I’ve written in the past about music from Laurel Canyon, and also about P.F. Sloan, a very peculiar character. The other day I was listening to a CD called Mayor of the Sunset Strip, featuring selections by Rodney Bingenheimer. Until I looked him up, I hadn’t realised that the CD came from a movie of the same name.
It is weird stuff. Rodney had a difficult childhood and then started out as simply a music fan, though a fanatical fan. He doubled for Davy Jones of the Monkees, and eventually became a famous DJ at KROQ. The list of musicians with whom he mixed is endless. Rodney is sort of a bridge between the famous and the non-famous. The movie also features Kim Fowley, who looks like a thoroughly devious and nasty person.
At first I thought the whole ‘Mayor’ movie was a wind-up, but you couldn’t make this stuff up if you tried.
We found the food in Morocco to be tasty, and exotic. When you get tired of tagine, there’s couscous. When you’ve had enough of couscous, you can try the brochette or Moroccan Berber omelette. The salads are fantastic, as is the harissa sauce.
We were driven through the Tizi n’Tichka mountain pass to Marrakech.
Lindsey hasn’t changed much, has she? And I think it’s the same water seller!
We were not harassed in Marrakech, this time. Not like 30 years ago, when walking down the street could sometimes be difficult. Other things that had changed included the Jemaa el Fna which had been paved over. Parts of the souk had been paved as well.
Writing, the other day, about the group dynamics on our Exodus trip to the Sahara, I mentioned a trip Lindsey and I took to Lake Turkana in northern Kenya in 1985. On that trip, which went to Loiyangalani and back, was an English couple who wore hippie pants and were forever discussing between themselves whether something-or-other had happened on previous holidays on their first, or second, trip to Pakistan. It seemed important to them, but of course no-one else was fussed about this at all. Him, “We saw some gazelle on our first trip to Pakistan” – her, “I’m sure that was the second trip” – him, “No, it was definitely the first trip” – her, “No, on the first trip it was hog deer we saw” etc, etc.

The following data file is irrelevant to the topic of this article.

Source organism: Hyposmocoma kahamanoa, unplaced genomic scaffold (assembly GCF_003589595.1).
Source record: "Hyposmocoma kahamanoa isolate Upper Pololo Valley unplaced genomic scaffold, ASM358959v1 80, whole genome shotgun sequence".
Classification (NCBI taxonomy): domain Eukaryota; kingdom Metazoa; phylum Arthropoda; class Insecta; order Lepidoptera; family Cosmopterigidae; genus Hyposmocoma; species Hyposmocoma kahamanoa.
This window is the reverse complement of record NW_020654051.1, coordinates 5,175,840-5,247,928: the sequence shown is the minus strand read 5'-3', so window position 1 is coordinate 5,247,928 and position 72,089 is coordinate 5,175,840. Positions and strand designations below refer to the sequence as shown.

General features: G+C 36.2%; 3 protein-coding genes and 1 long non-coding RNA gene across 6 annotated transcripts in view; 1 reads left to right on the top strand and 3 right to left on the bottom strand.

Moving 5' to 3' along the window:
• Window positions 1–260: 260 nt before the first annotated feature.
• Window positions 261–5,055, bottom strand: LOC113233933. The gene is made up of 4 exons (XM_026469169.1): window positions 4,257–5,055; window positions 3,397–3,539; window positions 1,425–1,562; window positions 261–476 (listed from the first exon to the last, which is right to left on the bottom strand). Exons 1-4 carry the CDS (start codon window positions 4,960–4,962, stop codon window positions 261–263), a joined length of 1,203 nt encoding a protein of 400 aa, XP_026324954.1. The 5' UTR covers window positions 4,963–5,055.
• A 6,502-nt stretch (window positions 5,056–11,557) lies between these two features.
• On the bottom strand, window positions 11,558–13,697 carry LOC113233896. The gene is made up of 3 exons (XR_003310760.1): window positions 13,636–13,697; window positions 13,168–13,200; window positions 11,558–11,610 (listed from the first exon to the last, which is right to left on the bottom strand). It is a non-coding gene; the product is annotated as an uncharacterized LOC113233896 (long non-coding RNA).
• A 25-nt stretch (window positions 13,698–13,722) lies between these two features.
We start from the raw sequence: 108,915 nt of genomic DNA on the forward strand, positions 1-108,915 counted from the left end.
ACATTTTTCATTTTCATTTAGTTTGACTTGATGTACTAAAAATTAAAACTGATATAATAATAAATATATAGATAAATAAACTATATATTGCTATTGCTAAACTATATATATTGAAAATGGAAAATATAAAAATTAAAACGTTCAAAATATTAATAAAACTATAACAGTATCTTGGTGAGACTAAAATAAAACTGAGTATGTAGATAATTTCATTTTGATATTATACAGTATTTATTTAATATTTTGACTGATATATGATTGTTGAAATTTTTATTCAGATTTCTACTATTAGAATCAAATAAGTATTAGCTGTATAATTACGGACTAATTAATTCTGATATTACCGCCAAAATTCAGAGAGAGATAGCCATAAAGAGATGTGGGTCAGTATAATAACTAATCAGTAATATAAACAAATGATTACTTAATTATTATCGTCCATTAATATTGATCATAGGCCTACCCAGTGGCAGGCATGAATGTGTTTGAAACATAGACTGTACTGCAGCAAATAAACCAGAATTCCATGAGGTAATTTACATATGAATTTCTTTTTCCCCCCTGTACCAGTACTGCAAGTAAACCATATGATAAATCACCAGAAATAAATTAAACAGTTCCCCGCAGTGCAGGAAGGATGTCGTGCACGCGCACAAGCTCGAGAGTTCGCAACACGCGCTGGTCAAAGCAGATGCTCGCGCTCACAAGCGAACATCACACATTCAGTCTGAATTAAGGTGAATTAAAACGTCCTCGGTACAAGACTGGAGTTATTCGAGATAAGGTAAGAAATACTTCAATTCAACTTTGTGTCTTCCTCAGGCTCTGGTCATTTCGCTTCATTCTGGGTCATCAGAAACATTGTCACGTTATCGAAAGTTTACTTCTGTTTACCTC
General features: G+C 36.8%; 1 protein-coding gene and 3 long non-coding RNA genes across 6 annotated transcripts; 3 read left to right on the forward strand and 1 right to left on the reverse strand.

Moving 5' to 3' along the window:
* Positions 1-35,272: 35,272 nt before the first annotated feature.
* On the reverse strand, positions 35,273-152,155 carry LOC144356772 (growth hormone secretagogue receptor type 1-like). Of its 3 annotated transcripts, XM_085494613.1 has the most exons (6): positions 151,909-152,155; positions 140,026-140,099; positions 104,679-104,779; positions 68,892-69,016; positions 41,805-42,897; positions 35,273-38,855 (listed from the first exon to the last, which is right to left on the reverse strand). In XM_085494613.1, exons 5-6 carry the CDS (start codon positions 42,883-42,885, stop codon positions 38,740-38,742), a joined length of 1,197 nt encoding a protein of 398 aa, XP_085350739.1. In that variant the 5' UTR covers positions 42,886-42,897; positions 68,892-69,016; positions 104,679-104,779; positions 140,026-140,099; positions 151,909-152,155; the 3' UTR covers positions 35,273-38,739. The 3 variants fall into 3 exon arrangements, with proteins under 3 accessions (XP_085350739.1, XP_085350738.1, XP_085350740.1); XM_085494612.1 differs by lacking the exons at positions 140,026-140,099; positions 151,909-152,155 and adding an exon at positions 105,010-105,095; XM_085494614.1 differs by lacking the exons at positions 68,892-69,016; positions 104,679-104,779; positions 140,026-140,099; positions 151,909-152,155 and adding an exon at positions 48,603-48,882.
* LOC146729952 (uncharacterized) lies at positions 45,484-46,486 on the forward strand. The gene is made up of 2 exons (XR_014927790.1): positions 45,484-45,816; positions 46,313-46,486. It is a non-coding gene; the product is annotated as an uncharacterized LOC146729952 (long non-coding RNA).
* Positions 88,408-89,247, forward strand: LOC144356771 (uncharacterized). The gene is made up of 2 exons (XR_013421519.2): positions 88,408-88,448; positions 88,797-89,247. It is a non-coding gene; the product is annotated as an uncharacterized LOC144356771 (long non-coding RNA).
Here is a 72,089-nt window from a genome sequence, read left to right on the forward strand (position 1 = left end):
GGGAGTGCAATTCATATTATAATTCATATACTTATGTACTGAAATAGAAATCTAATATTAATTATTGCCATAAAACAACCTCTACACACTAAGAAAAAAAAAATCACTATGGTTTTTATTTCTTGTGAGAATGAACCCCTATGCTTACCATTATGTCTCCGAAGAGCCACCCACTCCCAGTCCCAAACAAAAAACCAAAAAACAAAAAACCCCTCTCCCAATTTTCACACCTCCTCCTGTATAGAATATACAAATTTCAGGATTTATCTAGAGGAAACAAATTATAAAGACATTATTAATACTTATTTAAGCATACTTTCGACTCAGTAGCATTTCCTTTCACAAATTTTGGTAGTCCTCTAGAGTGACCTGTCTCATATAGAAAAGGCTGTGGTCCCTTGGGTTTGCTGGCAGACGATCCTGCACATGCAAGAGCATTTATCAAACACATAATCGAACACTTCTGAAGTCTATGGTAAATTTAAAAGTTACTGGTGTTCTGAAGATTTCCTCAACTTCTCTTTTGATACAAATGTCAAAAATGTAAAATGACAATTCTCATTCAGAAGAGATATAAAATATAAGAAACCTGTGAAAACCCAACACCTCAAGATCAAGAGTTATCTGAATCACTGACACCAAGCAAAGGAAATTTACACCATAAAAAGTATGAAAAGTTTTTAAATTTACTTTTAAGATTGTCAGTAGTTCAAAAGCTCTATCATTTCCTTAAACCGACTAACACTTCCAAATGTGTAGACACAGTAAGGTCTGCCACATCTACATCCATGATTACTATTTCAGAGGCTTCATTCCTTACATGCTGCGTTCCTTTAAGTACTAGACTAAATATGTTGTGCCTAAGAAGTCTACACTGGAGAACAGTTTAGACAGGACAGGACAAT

I was desperate, on our recent trip, not to sound like those two, but the truth is I probably did. The thing about the trip Lindsey and I took to Morocco thirty years ago is that we can’t remember the route we took. We definitely spent some time in Marrakech, then Imlil, then Mt Toubkal, then the Tizi n’Test road over to the valley of the casbahs, and we took a bus to Tinerhir and Todra Gorge, where we were stalked by a dodgy looking man, and somehow we also visited Essaouira, on the way to which we were pulled off the bus by the police and made to stand in the baking sun for half an hour (for no reason we could understand – we were eventually ushered back onto the bus), which is on the coast. So at some stage we probably also went through Ouarzazate which we visited this trip. But the point is – it doesn’t matter.
The photos below were taken on the way to Telouet.
There was an optional two-hour walk in the mountains that everyone was very keen to go on. While I was waiting for it to get started, I stood on the gîte balcony and noticed some kids playing below. I blew up a balloon and patted it down to them, and one of them caught it. The other two looked on expectantly, as I took the photo below.
Due to what appear to be new restrictions on the size of photos uploaded to WordPress, the one above is not very HD. You should be able to see a better copy on my Flickr photostream.
The group optional walk went up a track to a valley behind the gîte where some women were gathering fallen leaves from almond trees to feed their animals.
As I took the photo above, which would have turned out much better if the light hadn’t been going, the woman in question called to me and said in Berber what I took to be the equivalent of something like, “Hey Jimmy! Fit ye dayin takkin ma photie? Ah’m nae an effin’ monkey in a zoo, ye ken!”
Not wanting to be stoned to death on the way back to the gîte, I put my hand in my rucksack and took out a brightly coloured marker pen, which I pointed to and placed on a rock, and then shouted back to the woman what I hoped she would take to be the Berber equivalent of, “There yeez go, hen. Fer ra weins.”
This seemed to have the required effect, as she shouted back, “Shukran”. I would have liked to have taken many more photos of Berber people in the High Atlas, but it’s understandable that they, like most other people, don’t want to be ‘snapped’ by tourists. In the next-but-one post I’ll include some short videos taken in the Telouet market, where there were some men with fantastic weathered faces.
Ait Benhaddou is a Unesco World heritage Site, and has been used as a location for several movies, including Gladiator. We spent one night in a nice hotel across the Ounila River from the Ksar. The Ksar dates from the 17th century, and is very impressive.